Study procedure

The two net treatments and the untreated control net were rotated between three of the huts at six-day intervals. The four huts dedicated for IRS treatment were fixed throughout the study and the treatments could not, of course, be rotated. The volunteer sleepers gave informed consent and were provided with chemoprophylaxis. They slept in the huts from 20:00 to 05:00 each night, and were rotated between huts on successive nights to adjust for any variation in attractiveness to mosquitoes. Mosquitoes were collected each morning at 5:00 from floors, walls, ceilings and verandahs, and transported to the laboratory for identification to species, mortality counts and determination of gonotrophic condition. Live mosquitoes were held in plastic cups and delayed mortality was recorded after 24 h. The effects of each treatment were expressed relative to the control in terms of:

  • Deterrence: percentage reduction in the number of mosquitoes caught in treated hut relative to the number caught in the control hut;

  • Induced exiting: percentage of the mosquitoes collected from the verandah trap of treated hut relative to percentage caught in verandah trap of control hut;

  • Inhibition of blood-feeding: percentage of the mosquitoes collected which was blood fed in the treated hut relative to percentage blood-fed in the control hut;

  • Induced mortality: percentage of dead mosquitoes in treated hut relative to percentage dead in control hut.

  • If a treatment deters a significant number of mosquitoes from entering the hut, the values given by proportion blood feeding in the treatment hut may underestimate the full personal protective effect of the treatments. The personal protective effect of a treatment is better described by the reduction in the actual number of blood-fed mosquitoes in the treatment hut relative to the number blood-fed in the control hut:

where Bu = is the total number of blood-fed mosquitoes in the untreated control huts and Bt is the total number blood-fed in the huts with insecticide treatment.

Residual activity of insecticide treatments

To assess residual activity on treated walls or nets cone bioassay tests were undertaken each month using 3-5 day old An. gambiae females of a laboratory susceptible strain (Kisumu). Mosquitoes were exposed to nets for 3 min or to sprayed walls for 30 min as per WHO guidelines [22]. Approximately 50 mosquitoes were used per test.

Data analysis

Data were entered in Excel and transferred to STATA 6.0 software for further analysis. The numbers of mosquitoes collected each night and the actual numbers bloodfed was analysed per treatment using the Kruskal-Wallis and Wilcoxon rank sum tests. Proportional data (exiting rate, blood-feeding, mortality) were analysed using logistic regression after adjusting for the effect of sleeper and hut. A Chi-square test for trend was performed to assess whether there was any change in mortality over time in bioassay tests.


Trials of ITNs against An. gambiae and Cx. quinquefasciatus

Table 1 shows the total number of An. gambiae and Cx. quinquefasciatus collected from the rooms with untreated or insecticide treated nets and the proportions exiting into the verandas. Figure 1A shows the percentage blood-fed and dying among the total collected. An average of 14 An. gambiae and 19 Cx. quinquefasciatus females were collected each morning from the rooms and verandas of the huts with nets. There was no significant difference in the number of An. gambiae collected between the untreated control and chlorpyrifos methyl huts (p = 0.49). By contrast, the number of An. gambiae found in the lambdacyhalothrin huts was 43.6% lower than in the untreated control huts (P < 0.001). Hence, there was no evidence of deterrence with the organophosphate chlorpyrifos methyl in contrast to the pyrethroid lambdacyhalothrin ITN. The trends with Cx. quinquefasciatus were similar to An. gambiae.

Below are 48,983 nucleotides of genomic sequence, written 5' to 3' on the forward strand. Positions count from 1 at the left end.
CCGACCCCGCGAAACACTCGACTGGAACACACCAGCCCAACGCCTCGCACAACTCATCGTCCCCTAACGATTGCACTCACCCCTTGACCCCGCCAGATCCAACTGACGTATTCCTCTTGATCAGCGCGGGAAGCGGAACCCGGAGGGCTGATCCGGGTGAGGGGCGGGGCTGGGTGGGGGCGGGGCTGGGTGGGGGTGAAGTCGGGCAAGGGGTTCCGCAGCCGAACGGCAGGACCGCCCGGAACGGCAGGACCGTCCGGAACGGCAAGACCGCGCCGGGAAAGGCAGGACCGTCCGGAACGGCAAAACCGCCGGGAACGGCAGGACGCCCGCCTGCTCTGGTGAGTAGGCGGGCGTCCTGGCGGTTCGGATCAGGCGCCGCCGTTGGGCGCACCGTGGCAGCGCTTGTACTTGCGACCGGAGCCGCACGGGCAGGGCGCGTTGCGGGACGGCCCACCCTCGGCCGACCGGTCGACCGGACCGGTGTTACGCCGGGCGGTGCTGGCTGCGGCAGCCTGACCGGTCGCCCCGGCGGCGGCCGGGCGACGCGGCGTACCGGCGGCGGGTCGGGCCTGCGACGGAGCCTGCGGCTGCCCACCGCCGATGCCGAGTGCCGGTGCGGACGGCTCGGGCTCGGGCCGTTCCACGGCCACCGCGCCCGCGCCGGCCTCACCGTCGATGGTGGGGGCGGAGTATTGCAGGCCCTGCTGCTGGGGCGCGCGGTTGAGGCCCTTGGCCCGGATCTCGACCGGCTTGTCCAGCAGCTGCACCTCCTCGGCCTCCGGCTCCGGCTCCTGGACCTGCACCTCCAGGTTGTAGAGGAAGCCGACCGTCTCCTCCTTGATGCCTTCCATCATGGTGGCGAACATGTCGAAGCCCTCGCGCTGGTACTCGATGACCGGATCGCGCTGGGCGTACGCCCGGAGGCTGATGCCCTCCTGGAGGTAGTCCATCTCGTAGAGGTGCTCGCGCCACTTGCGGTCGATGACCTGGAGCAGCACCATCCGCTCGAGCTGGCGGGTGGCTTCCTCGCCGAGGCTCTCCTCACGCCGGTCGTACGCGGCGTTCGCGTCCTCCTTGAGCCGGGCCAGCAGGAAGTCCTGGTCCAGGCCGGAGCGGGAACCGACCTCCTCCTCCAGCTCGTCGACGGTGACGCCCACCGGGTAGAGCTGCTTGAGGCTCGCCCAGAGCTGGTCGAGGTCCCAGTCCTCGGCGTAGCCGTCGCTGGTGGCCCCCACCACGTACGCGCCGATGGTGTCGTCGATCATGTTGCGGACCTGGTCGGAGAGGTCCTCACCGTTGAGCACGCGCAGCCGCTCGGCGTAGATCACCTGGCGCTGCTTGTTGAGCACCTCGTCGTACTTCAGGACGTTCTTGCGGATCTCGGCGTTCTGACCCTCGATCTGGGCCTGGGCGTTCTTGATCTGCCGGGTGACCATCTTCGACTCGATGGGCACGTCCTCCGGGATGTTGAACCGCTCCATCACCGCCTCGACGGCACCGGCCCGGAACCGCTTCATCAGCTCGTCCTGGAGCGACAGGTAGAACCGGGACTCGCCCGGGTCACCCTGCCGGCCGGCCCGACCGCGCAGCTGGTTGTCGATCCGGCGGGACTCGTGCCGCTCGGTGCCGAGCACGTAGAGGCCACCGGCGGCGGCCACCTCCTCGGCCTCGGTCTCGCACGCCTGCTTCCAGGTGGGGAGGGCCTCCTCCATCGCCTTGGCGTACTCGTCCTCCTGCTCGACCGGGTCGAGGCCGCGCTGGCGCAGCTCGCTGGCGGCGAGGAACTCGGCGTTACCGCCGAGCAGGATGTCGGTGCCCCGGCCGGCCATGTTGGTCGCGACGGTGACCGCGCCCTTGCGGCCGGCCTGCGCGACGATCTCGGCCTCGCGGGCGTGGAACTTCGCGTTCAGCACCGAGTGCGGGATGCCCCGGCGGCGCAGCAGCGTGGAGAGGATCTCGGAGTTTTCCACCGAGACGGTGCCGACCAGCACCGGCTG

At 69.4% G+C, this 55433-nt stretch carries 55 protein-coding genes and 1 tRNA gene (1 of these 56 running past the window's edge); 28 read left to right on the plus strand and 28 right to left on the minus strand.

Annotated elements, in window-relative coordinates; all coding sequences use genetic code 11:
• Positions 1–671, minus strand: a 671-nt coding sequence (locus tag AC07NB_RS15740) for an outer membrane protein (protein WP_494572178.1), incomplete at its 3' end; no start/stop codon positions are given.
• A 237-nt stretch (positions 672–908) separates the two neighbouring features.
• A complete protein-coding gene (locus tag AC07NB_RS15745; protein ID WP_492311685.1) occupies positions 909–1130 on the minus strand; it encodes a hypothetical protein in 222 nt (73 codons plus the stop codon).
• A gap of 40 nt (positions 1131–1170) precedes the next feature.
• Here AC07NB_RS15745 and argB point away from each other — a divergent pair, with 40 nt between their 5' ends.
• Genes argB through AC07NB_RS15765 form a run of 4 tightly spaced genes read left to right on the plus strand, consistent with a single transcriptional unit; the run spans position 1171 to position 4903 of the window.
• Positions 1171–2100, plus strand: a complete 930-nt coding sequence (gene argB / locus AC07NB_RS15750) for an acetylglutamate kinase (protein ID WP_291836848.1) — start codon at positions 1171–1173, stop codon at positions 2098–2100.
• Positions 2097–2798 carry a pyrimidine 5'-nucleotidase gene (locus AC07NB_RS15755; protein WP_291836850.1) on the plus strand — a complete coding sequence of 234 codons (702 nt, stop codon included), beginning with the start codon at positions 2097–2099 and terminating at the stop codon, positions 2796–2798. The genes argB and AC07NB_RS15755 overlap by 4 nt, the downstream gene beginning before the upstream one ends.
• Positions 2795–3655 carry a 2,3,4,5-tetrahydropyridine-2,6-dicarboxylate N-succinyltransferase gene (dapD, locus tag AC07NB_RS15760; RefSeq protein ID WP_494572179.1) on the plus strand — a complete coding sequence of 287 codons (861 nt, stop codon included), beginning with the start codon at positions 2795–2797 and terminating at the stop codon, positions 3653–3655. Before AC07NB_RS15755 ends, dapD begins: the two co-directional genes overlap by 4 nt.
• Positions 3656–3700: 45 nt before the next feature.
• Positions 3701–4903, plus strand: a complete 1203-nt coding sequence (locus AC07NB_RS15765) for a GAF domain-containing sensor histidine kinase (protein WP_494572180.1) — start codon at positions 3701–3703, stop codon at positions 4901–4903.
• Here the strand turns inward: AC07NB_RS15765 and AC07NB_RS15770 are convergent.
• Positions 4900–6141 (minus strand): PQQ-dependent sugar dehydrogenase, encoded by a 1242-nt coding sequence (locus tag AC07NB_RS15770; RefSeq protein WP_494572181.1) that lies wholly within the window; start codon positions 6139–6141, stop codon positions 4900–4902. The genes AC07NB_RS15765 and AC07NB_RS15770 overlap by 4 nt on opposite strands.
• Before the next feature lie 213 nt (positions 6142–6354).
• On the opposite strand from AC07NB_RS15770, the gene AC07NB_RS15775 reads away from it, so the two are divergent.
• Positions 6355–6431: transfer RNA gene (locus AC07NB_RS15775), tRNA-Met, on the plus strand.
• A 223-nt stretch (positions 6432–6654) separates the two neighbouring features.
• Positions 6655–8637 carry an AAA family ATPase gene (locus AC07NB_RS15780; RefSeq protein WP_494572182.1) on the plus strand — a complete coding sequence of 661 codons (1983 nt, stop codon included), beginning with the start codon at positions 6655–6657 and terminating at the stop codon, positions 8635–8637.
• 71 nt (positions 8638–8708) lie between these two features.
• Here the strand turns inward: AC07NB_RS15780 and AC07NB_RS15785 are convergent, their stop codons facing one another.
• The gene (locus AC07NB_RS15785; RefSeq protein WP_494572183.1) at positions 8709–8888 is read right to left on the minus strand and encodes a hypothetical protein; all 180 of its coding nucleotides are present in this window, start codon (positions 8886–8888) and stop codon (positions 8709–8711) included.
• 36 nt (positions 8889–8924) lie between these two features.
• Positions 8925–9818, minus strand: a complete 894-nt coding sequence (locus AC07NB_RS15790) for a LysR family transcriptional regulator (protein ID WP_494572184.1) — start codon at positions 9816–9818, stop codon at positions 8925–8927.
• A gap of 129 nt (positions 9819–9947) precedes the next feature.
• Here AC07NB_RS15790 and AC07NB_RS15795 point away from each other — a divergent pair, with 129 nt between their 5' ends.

Table 1 Summary results of mosquitoes hut frequenting habit and exit rates in huts.
Figure 1
figure 1

Percentage of Anopheles gambiae and Culex quinquefasciatus bloodfed and dead in experimental huts. Bloodfeeding (A) and mortality (B) rates with 95% confidence interval, of An. gambiae and Cx. quinquefasciatus in huts with different indoor residual spray (IRS) treatments and insecticide treated net (ITN). For each mosquito species within each intervention arm (IRS and ITN), treatments sharing the same letters in the middle of bars are not significantly different. LC = Lambdacyhalothrin; CM = Chlorpyrifos methyl; DDT = Dichlorodiphenyltrichloroethane

The chlorpyrifos-methyl- and lambdacyhalothrin-treated nets induced little or no additional exiting of An. gambiae or Cx. quinquefasciatus into the verandas over that recorded for untreated nets.

The proportions of An. gambiae and Cx. quinquefasciatus blood-feeding through the sides or holes of the chlorpyrifos-methyl ITN were not significantly different from the untreated control nets or lambdacyhalothrin treated nets (P > 0.05 for both species). However, the reduced entry rate of An. gambiae to hut with lambdacyhalothrin-treated net indicated a 44.6% lower risk of exposure to potential infective bites than in huts with control or chlorpyrifos methyl-treated nets (table 1). Hence, there was no evidence of blood-feeding inhibition with chlorpyrifos-methyl- or lambdacyhalothrin-treated nets though the pyretroid on net still procures some appreciable degree of personal protection against pyrethroid-resistant An. gambiae or Cx. quinquefasciatus in this area of Benin.